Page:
December 18, 2019
Yesterday we noted that recent years have seen the Internet of Things and next-generation 5G networks evolving on parallel tracks. From autonomous vehicles to smart factories and wearables, 5G promises to super-charge speed, low latency and reliability. As carriers begin to introduce 5G networks, and we gear up for next month’s CES in Las Vegas, it’s time to check-in about the state of the relationship between these two technologies. Today, we’ll address the convergence of 5G and IoT in the enterprise space.
Planning for this convergence has already been afoot for some time. Google made the news when it launched its Sidewalk Labs in Toronto with the idea of creating a model smart city. But it’s not alone. In Pittsburgh, the Metro21: Smart Cities Institute at Carnegie Mellon University has been pursuing robust digital solutions for over 20 years, originally focused on intelligent transportation and evolving into infrastructure in concert with municipalities.
According to Metro21 executive director Karen Lightman (above), her group and the university, working with Pittsburgh and Allegheny County and funded by foundations, has launched 50 projects and several startups since 2016.
One of those is RoadBotics, a collaboration between the university and the city, that received Series A funding to launch a project to keep track of city streets and infrastructure via the use of smartphone cameras pointed outside of vehicles that take regular routes to keep track of city streets and infrastructure.
“Machine learning algorithms can be used for the improvement of public services without taking anyone’s job away,” explained Lightman. “It makes the public safety department’s job more effective, equal and transparent-based on data.” RoadBotics is now in use in 200 cities around the world.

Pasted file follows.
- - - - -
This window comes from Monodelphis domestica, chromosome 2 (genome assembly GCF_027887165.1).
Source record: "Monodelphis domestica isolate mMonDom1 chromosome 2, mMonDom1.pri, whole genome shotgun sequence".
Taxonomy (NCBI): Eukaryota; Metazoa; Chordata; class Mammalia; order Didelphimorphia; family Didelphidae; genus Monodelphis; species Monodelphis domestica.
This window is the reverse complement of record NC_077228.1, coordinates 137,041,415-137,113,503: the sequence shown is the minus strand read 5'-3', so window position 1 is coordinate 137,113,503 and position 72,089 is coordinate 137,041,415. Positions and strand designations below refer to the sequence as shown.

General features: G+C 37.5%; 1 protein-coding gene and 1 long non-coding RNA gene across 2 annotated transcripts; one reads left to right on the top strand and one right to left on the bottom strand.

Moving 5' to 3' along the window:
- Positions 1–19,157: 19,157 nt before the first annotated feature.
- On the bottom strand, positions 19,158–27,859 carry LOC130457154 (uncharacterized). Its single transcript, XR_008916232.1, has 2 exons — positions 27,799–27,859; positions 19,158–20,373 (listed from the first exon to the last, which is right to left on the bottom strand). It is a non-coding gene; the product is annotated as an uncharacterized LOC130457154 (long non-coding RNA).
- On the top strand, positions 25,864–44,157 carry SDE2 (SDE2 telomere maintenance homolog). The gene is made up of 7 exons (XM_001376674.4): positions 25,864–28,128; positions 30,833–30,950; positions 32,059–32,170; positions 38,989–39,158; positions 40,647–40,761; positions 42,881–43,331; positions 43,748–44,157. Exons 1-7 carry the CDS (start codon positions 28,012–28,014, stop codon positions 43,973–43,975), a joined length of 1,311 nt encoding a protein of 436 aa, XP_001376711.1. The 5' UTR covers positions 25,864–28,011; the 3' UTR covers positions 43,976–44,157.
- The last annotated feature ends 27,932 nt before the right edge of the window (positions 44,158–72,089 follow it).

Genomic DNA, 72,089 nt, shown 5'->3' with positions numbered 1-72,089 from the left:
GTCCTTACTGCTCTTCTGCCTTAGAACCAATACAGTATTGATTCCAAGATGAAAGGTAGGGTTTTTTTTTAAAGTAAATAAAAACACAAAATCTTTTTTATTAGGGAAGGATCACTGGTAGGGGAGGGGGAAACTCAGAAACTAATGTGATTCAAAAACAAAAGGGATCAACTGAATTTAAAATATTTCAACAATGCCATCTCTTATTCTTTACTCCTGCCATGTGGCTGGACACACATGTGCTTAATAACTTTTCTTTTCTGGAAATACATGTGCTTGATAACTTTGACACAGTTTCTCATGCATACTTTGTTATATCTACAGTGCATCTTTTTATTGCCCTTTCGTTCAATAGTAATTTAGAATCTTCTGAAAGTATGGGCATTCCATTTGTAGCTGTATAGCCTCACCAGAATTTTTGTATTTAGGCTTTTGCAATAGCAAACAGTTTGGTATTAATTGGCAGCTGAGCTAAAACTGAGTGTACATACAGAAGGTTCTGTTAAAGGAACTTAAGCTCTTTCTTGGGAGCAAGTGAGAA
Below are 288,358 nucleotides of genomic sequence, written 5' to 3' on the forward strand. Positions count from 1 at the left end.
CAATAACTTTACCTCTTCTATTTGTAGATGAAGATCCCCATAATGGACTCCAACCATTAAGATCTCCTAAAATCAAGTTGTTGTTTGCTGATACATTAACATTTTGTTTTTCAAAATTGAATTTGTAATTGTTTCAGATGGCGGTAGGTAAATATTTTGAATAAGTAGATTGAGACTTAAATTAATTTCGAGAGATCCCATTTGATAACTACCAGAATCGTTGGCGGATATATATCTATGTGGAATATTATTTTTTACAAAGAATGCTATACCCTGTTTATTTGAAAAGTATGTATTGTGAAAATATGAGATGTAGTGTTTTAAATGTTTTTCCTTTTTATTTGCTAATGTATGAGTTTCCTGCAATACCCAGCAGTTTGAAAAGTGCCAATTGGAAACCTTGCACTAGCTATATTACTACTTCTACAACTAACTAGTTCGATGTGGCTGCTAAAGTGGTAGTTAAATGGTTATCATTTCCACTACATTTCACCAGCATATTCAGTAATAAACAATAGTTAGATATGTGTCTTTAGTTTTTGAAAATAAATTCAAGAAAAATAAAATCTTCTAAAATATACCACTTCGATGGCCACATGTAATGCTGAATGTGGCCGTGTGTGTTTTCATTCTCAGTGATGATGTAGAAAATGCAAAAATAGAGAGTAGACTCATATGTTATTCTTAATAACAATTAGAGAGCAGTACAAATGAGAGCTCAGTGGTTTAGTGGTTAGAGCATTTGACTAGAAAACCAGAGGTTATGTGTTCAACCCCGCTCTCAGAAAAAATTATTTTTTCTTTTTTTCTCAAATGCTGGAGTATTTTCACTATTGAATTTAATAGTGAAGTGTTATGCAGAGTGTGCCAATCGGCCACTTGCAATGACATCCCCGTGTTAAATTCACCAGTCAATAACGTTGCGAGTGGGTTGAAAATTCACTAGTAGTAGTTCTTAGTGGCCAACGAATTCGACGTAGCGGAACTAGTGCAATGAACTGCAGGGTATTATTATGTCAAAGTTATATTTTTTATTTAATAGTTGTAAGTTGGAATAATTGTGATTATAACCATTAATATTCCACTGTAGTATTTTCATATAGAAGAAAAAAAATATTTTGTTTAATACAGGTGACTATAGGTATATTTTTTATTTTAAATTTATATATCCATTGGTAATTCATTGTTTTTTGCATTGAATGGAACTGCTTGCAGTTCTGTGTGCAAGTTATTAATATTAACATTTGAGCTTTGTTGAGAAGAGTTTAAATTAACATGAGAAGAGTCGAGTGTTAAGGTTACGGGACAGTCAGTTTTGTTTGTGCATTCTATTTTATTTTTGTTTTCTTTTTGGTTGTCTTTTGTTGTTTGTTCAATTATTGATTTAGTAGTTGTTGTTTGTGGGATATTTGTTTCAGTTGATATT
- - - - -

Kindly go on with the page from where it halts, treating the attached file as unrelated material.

“We work with the city, they identify a problem, and I go to the CM faculty and present the problem to solve,” she said. “We’re more than a think tank, because we’re testing and launching startup companies, creating software for public safety and public works department. It’s a new operating system for government.”
Lightman will be speaking at CES on a Wednesday January 8 panel on “Blending New Tech and Aging Infrastructure in Smart Cities.”
Also part of IoT, wearables have been booming. According to IDC, global shipments of wearable devices totaled 84.5 million units in Q3 2019, a year-over-year increase of 94.6 percent and “a new record for shipments in a single quarter.”
But the marriage of wearables and 5G isn’t imminent, says UK-based 5G technical writer Jamie Carter. “We don’t yet know what a 5G chipset in a 5G wearable would look like,” he said. “It’s also likely that wearables would attempt to use Wi-Fi hotspots for some applications that require something more than 4G speeds, but not as much as 5G.”
Eventually, he said, we’ll see “truly wearable” antennas for clothes and fabrics that will “allow a device to be connected to a wireless network.” Mobile wireless charging of devices connected to a 5G network is “another innovation that would allow wearable devices to be even smaller,” he said.
“It’s also possible that 5G could enable wearable devices to become a key aspect of autonomous driving,” he added. “5G’s high-speed connectivity won’t be relevant, but ultra-reliable, low-latency real-time communication will mean a wearable could alert an autonomous car to the presence of a pedestrian.”
Although, “at present, wearables have limited potential,” but, with 5G, we’ll start to see “huge potential.” Once 5G smart clothing is viable, he predicts, we’ll start to see something even more futuristic: 5G-enabled body implants.